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Ransomware’s Sneaky New Trick: Intermittent Encryption Is Here | #ransomware | #cybercrime


Ransomware is the digital gift that keeps on giving—and taking. Its power comes from its simplicity: anyone with a dash of malice can launch an attack. Its strength lies in its simplicity and reliance on social engineering.

“Anyone with malicious intent can now easily deploy ransomware,” warns Asaf Hecht, security research director at CyberArk Labs. “People are often too quick to click and install things on their computers.”

The proliferation of Ransomware-as-a-Service (RaaS) on the Dark Web, complete with victim profiling and help desks for bad actors, has only exacerbated the problem. The COVID-19 pandemic further fueled the ransomware explosion as companies rushed to digitize and embrace remote work, leaving them vulnerable to targeted attacks.

If only the ransomware story stopped here. But like everything else in cybersecurity, ransomware has had a major upgrade.

The changing face of ransomware

While the end goal (cold, hard cash or ethereal cryptocurrencies) hasn’t changed, the methods have.

Ransomware-as-a-Service (RaaS) now comes with a side of victim profiling, letting attackers zero in on high-value prey. And backups? They’re not the safety net they used to be.

“Sometimes the backup is done once a week or even if it’s once a day,” says Hecht. He offered an example where an S&P 500 company can’t afford to have a one-hour gap in information. “This is why the organization also paid.”

Yes, backup software and techniques have improved over time, as has the detection of mass encryption activities. Companies are also triangulating individual behaviors to see whether they are acting strangely or under duress to stop any activity that smells like denial of availability through encryption.

As companies beef up their defenses, ransomware gangs are getting creative. It’s no longer just about locking you out of your data—what’s called denial of access.

They now frequently employ a combination of encryption and data exfiltration, threatening to release stolen data publicly if the ransom is not paid—often called denial of confidentiality.

Even more insidious is the rise of intermittent encryption. This technique selectively encrypts parts of files (in uniform blocks), making them unusable but not triggering traditional anti-ransomware measures.

Since only parts of files are encrypted, the attacks are swift and fly under the radar of traditional security tools.

That’s a major headache as it renders many security teams blind.

Flying with the White Phoenix

CyberArk’s open-source tool, White Phoenix, offers a glimmer of hope.

It analyzes encrypted files and attempts to recover the original data using various algorithms and techniques. The Python source code is available on GitHub and at getmyfileback.com.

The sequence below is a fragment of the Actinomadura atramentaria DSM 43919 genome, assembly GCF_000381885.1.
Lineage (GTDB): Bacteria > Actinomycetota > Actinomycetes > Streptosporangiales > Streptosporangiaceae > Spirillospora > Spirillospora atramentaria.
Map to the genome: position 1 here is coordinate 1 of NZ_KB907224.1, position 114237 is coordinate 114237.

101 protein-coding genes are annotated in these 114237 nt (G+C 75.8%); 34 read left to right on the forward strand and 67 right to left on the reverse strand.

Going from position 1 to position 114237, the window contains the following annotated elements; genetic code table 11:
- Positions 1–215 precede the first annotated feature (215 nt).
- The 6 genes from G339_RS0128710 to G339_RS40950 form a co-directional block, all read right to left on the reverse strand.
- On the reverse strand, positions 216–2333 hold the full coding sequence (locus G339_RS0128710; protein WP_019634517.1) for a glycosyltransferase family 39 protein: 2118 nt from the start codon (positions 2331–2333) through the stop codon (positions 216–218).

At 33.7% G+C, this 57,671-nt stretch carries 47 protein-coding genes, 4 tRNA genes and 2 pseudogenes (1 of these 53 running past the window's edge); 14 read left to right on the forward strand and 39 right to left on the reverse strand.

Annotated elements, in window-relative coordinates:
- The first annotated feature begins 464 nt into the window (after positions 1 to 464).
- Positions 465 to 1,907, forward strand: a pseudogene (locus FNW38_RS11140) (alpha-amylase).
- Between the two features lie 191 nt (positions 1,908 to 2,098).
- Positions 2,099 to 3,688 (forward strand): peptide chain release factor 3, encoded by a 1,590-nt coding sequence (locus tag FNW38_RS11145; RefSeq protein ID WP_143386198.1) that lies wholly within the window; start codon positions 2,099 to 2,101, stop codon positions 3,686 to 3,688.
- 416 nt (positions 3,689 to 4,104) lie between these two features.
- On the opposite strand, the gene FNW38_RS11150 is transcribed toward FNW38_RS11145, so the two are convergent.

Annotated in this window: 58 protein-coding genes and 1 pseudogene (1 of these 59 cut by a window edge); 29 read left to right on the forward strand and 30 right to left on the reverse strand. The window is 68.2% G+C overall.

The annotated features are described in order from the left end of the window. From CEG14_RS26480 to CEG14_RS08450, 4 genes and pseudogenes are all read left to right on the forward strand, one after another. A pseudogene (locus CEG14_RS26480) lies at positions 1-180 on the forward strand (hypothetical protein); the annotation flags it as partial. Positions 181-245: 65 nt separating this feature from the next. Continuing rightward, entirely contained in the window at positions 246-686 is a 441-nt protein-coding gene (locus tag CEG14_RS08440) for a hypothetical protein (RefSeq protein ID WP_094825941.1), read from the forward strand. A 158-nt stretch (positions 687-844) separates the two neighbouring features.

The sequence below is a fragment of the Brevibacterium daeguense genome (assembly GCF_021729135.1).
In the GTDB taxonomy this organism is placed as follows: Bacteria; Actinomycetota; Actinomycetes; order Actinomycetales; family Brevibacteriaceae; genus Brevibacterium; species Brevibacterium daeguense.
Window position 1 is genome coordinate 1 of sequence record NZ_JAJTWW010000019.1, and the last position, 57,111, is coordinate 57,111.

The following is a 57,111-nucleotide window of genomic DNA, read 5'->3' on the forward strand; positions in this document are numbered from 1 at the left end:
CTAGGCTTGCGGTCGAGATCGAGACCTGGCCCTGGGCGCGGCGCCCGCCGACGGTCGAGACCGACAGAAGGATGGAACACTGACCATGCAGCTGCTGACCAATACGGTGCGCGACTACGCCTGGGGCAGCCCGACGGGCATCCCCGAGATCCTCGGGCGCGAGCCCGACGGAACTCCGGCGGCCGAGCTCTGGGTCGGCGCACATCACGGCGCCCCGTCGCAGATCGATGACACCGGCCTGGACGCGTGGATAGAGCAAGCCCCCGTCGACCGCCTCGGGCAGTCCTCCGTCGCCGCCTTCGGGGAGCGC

Hecht emphasizes that White Phoenix’s primary goal is to help organizations combat intermittent encryption, not profit. CyberArk hopes to foster collaboration and accelerate its evolution by open-sourcing the tool as ransomware continues to adapt.

This tool can analyze encrypted files and attempt to recover the original data using various algorithms and techniques. Depending on the file type, size, and encryption method used by the ransomware, it could potentially restore some of the file content.

So why open source? Hecht takes a more altruistic tone, saying that the primary intent is not profits but helping companies deal with intermittent encryption. At the same time, it allows other companies to use it more effectively and evolve the tool as bad actors innovate further.

White Phoenix isn’t a cure-all. It’s specific on file types and has been tested on BlackCat/ALPHV, Play, Qilin/Agenda, BianLian, and DarkBit ransomware. The tool supports recovering data from files in formats like PDF, Word, Excel, PowerPoint, and Zip.

The tool works best when only a small portion of the file is encrypted. The tool also relies on finding unencrypted fragments that can be extracted and concatenated to recover the original data.

Of course, the ransomware creators will find new techniques or create new methods that will make it more difficult for White Phoenix in its current form.

However, as Hecht notes, as ransomware creators inevitably develop new techniques, tools like White Phoenix offer a fighting chance in the ongoing battle against this relentless threat. This counts in a ransomware landscape already co-opting AI into its arsenal. 

Image credit: iStockphoto/sqback



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